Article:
Alaska needs its industry — big and small.
One of its oldest is the timber industry, and, while it isn’t as big as it used to be, it remains, largely because of its tenacity.
Viking Lumber in Klawock is a small sawmill still operating in Southeast Alaska. It’s been in operation since 1994 (22 years), and it is a major employer in Klawock and on Prince of Wales Island.
Its struggle, which it shares with any timber-related business in Alaska, is acquiring timber.
Gov. Bill Walker, along with Sen. Bert Stedman, Rep. Dan Ortiz and other state legislators, changed that to a degree this spring and summer. Walker signed Senate Bill 32 into law last week.
The law allows the state to increase the size of its timber sales to benefit mills such as Viking.
This is all about the economy and jobs. With economic declines in the state and a multi-billion dollar state budget deficit, every job is as significant as when the Ketchikan Pulp Mill opened in the 1950s — before state oil revenue — to create jobs and boost Southeast’s economy. The mill closed about 40 years later under heavy pressure from extreme environmentalists and conservationists nationwide.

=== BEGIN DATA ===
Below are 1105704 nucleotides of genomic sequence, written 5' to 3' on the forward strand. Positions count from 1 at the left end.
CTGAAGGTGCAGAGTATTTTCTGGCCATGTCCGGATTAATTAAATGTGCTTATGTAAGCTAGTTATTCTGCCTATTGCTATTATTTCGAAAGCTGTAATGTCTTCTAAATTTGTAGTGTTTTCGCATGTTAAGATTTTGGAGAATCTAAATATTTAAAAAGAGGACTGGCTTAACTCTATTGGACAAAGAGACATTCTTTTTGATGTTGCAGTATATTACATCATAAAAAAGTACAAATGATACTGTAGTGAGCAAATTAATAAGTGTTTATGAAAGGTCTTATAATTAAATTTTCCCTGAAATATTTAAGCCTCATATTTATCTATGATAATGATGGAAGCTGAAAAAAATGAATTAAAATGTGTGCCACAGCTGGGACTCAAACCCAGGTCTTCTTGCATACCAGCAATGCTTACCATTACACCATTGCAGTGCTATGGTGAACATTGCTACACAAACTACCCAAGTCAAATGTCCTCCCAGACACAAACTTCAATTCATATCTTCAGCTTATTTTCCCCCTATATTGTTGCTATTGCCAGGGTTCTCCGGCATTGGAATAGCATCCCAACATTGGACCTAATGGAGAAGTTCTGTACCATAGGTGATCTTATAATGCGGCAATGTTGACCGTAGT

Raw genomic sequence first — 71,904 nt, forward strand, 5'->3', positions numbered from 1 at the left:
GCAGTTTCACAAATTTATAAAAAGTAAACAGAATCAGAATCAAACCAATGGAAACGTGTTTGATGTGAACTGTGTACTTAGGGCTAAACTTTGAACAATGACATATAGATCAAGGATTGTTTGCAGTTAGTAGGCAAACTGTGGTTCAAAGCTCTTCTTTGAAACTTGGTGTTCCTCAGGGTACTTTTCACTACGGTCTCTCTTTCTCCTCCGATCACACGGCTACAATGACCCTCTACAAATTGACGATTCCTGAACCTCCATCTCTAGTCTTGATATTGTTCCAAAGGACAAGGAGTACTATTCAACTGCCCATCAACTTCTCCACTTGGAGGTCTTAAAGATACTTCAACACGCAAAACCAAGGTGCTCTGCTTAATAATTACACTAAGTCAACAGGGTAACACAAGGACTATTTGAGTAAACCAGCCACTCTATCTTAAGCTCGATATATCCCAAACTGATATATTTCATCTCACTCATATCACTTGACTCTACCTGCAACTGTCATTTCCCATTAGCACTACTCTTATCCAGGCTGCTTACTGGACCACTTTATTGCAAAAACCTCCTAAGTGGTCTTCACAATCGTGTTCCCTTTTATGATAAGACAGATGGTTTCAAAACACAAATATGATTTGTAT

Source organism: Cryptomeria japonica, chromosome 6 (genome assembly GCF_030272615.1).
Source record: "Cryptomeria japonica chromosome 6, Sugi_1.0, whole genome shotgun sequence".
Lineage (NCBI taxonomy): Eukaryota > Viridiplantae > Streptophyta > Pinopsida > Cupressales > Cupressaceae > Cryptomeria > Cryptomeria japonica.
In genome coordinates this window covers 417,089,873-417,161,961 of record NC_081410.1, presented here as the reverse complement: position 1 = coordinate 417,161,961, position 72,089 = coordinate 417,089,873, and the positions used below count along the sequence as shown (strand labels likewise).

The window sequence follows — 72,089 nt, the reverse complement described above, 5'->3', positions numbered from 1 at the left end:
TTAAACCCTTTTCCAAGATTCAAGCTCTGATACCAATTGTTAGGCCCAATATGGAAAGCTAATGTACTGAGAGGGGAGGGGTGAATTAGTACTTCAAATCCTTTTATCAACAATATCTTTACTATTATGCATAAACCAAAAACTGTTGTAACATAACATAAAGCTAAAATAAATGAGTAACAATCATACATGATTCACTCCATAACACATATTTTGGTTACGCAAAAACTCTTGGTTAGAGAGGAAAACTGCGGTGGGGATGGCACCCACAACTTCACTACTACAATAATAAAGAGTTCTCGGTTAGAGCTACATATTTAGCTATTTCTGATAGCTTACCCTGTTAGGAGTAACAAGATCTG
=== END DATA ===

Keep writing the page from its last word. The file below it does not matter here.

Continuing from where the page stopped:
Since then the federal government has dramatically lowered its available timber for the industry.
The state has stepped in. It’s a self-reliant move. It’s also a necessary one, if the area is to make the most out of its job possibilities.
Gov. Walker is keenly aware of what it takes to make numbers work. He’s dealing forcefully with the deficit while encouraging and signing off on changes in law to help the state remain open for business.
The timber law is his most recent action. It’s what Klawock, Prince of Wales, Southeast and Alaska need in the years to come — a clearer path to a viable future.
— Ketchikan Daily News,